Friday, December 02, 2011

Strike on Iran by toppling Bashar-Al-Assad

Problem: As U.S. troops are in the process of withdrawing from Iraq by the end of 2011, there is a serious concern in Washington regarding the growing influence of Iran in Baghdad. Some analysts have even attributed the failure of talks between Baghdad and Washington regarding U.S. military presence in the country after 2011 to Iran. Moreover, Iran is trying to take advantage of the Arab Spring, which has provided Tehran with an opportunity to reset its relations with the newly established regimes in Libya, Tunisia and Egypt. There is a growing concern among western strategists of the high possibility of Islamist governance coming to power in these countries; indeed, Tunisia has already brought to power such a ruling elite. Hence, with such regimes coming to power and with Tehran emphasizing that this is a continuation of their Islamic revolutions, these newly established regimes may be more receptive of Tehran than their predecessors. Thus, the balance of power in the Middle East may change, leading to the rise of a powerful Iran that could undermine U.S. national interests in the region.

The minority Alawite sect has dominated the Syrian Government since the 1970s. The Alawites are a heterodox Muslim sect, an offshoot of the Shia branch of Islam, and make up about 7 percent of the population, which is primarily Sunni. For years now, the Iranian Islamist regime gave the Syrian secular regime protection from the Shiite fundamentalists in Lebanon. The Iranians also supported Syria in its external adventures in Lebanon, and more importantly, in its suppression of Syria’s Sunni majority. Iran and Syria therefore entered into a long-term if not altogether stable alliance that has lasted to this day. With the U.S. and other Western countries opposing Bashar al-Assad in the current Syrian unrest, Iran is the only country that still wants Bashar al-Assad to remain in power, because its influence on al-Assad will increase if he maintains power with Tehran’s support. A surviving Syrian government, beholden to Iran, will lose its equal stature with Iran and will be more receptive of Iranian authority and influence. If this should happen, Iran will have an important victory against Saudi Arabia, Turkey, the Arab League and the U.S. This will be a dangerous outcomes, which will be a serious blow to U.S. and its allies interests in the region.

Solution: Topple Bashar al-Assad: Those frightened with such an outcome described above, in particular the United States, Israel, Saudi Arabia and Turkey, must counter any growth of Iran’s influence in the region. However, this countering will not happen in Iraq where Iran already has an upper hand; not with sanctions, to which Iran has adapted; not with terrorist allegations, which no one would believe; not with an IAEA report, which would discredit IAEA rather than Iran; and not with threatening to attack Iranian nuclear sites, which no one dares to risk. Instead, I suggest employing every possible means that the U.S. and its allies can employ in the region to bring down the Syrian government under Bashar al-Assad.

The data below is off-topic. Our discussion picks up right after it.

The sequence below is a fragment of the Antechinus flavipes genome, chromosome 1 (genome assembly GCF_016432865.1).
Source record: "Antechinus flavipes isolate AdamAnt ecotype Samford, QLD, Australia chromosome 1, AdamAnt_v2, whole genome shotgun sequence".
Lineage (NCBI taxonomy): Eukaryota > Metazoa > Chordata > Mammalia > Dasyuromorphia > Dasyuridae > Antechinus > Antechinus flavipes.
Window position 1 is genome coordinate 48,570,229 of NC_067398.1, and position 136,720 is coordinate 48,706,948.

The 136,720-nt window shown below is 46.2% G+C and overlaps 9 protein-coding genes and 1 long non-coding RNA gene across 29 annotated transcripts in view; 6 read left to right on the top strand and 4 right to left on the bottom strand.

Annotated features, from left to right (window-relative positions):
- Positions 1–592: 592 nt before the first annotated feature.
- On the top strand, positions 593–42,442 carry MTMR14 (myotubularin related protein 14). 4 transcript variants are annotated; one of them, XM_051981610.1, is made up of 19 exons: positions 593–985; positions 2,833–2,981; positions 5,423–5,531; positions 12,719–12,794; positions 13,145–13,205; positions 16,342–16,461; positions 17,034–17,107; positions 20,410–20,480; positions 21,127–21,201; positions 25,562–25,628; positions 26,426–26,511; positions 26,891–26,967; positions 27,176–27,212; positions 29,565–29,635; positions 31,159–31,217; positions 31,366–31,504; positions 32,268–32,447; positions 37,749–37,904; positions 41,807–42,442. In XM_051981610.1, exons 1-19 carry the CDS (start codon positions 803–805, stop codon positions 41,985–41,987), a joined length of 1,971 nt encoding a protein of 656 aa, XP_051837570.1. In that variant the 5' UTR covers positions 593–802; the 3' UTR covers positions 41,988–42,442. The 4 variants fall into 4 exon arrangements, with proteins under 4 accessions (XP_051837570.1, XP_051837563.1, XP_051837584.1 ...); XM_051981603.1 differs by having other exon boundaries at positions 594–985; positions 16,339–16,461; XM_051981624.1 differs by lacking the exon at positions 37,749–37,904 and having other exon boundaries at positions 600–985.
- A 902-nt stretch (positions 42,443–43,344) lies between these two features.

At this moment the U.S. has only three choices related to tackling Iranian influence. First, accept the evolution of Iranian influence and try to live with it. Second, attempt to make a deal with Iran, which is dependent on if Iran wants to deal or not as well as requiring compromise by the U.S. Third, go to war with Iran either directly or through Israel, which depends on having enough power to wage a war and to absorb Iran’s retaliatory strikes in the region. All of these options are costly and unacceptable to Washington. Hence what I propose is to strike Iran obliquely, by toppling Bashar al-Assad’s regime. Such an action would be a critical move to contain Iranian influence in the region; it would change the game and place momentum in the regional politics in favor of the U.S. and its allies against Iran.

Means: Support the Free Syrian Army: With U.S. and its allies hesitent of military intervention in Syria, the Free Syrian Army, consisting of Sunni defectors from the Syrian Army, is already on the ground, battling to protect the civilians against the oppression of the Syrian regime and attacking several strategic government compounds. They have been widely supported among Sunni majority of Syria, with opposition leaders and sunni businessmen providing arms and munitions to their increasingly growing Free Syrian Army. There is a unique opportunity for the U.S. and its allies to equip the Free Syrian Army with weapons and munitions that will ensure they have the ability to defeat Bashar al-Assad’s regime. This armed assistance could be channeled covertly through Turkey and Jordan, which will definitely empower the Free Syrian Army and would enable them to topple the minority supported regime of Assad. While mounting a secret campaign to topple the regime would be challenging for the U.S. and its allies, it seems that it is the best option they have in order to bring down Bashar al-Assad’s regime, and strike at Iran’s growing influence in the region.

Result: Hence, supporting Free Syrian Army beside other means such as sanctions by U.S., Turkey, EU and Arab League employed against Bashar-al-Assad’s regime must be coordinated in a fashion that could lead to toppling of Assad’s regime which would surely be a major blow to Iranian influence not only in Syria but even in Labenon. With Syrian opposition leaders already discussing about an ultimate change in Iranian-Syrian and Labenon-Syrian relationship once in power, it means toppling of Assad's Regime could result in restoring balancing power in Middle East in favor of U.S. and its regional allies against growing Iranian influence in the region.

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